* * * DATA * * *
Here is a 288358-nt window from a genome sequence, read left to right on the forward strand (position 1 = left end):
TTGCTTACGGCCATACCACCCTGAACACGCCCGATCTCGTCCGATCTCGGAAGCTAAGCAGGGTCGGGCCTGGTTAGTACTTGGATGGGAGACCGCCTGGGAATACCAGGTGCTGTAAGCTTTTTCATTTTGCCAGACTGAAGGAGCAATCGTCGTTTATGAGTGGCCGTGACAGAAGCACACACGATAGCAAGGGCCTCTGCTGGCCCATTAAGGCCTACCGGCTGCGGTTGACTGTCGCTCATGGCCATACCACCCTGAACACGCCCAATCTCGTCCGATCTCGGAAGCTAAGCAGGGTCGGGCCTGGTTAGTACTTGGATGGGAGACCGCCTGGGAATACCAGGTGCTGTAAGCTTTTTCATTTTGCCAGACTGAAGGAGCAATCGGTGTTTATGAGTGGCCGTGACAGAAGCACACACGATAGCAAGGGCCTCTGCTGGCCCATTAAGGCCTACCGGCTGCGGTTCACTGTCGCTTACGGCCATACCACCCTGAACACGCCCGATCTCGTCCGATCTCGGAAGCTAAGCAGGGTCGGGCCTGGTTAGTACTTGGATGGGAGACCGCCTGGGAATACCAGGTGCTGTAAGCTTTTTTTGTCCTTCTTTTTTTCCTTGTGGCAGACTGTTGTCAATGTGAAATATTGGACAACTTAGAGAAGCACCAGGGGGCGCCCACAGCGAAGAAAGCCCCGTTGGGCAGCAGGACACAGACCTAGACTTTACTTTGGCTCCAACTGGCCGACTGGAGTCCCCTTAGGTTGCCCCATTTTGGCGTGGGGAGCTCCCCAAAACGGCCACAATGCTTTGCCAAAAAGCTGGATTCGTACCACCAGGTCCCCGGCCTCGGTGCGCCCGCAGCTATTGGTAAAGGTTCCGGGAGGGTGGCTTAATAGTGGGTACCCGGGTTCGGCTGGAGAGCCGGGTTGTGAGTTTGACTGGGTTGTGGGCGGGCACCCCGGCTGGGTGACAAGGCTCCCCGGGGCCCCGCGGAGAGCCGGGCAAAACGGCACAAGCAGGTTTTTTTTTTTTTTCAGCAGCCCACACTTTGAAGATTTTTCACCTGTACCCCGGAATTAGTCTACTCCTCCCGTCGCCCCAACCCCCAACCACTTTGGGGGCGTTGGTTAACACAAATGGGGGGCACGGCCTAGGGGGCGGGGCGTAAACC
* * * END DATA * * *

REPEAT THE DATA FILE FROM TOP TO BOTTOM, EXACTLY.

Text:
Here is a 288358-nt window from a genome sequence, read left to right on the forward strand (position 1 = left end):
TTGCTTACGGCCATACCACCCTGAACACGCCCGATCTCGTCCGATCTCGGAAGCTAAGCAGGGTCGGGCCTGGTTAGTACTTGGATGGGAGACCGCCTGGGAATACCAGGTGCTGTAAGCTTTTTCATTTTGCCAGACTGAAGGAGCAATCGTCGTTTATGAGTGGCCGTGACAGAAGCACACACGATAGCAAGGGCCTCTGCTGGCCCATTAAGGCCTACCGGCTGCGGTTGACTGTCGCTCATGGCCATACCACCCTGAACACGCCCAATCTCGTCCGATCTCGGAAGCTAAGCAGGGTCGGGCCTGGTTAGTACTTGGATGGGAGACCGCCTGGGAATACCAGGTGCTGTAAGCTTTTTCATTTTGCCAGACTGAAGGAGCAATCGGTGTTTATGAGTGGCCGTGACAGAAGCACACACGATAGCAAGGGCCTCTGCTGGCCCATTAAGGCCTACCGGCTGCGGTTCACTGTCGCTTACGGCCATACCACCCTGAACACGCCCGATCTCGTCCGATCTCGGAAGCTAAGCAGGGTCGGGCCTGGTTAGTACTTGGATGGGAGACCGCCTGGGAATACCAGGTGCTGTAAGCTTTTTTTGTCCTTCTTTTTTTCCTTGTGGCAGACTGTTGTCAATGTGAAATATTGGACAACTTAGAGAAGCACCAGGGGGCGCCCACAGCGAAGAAAGCCCCGTTGGGCAGCAGGACACAGACCTAGACTTTACTTTGGCTCCAACTGGCCGACTGGAGTCCCCTTAGGTTGCCCCATTTTGGCGTGGGGAGCTCCCCAAAACGGCCACAATGCTTTGCCAAAAAGCTGGATTCGTACCACCAGGTCCCCGGCCTCGGTGCGCCCGCAGCTATTGGTAAAGGTTCCGGGAGGGTGGCTTAATAGTGGGTACCCGGGTTCGGCTGGAGAGCCGGGTTGTGAGTTTGACTGGGTTGTGGGCGGGCACCCCGGCTGGGTGACAAGGCTCCCCGGGGCCCCGCGGAGAGCCGGGCAAAACGGCACAAGCAGGTTTTTTTTTTTTTTCAGCAGCCCACACTTTGAAGATTTTTCACCTGTACCCCGGAATTAGTCTACTCCTCCCGTCGCCCCAACCCCCAACCACTTTGGGGGCGTTGGTTAACACAAATGGGGGGCACGGCCTAGGGGGCGGGGCGTAAACC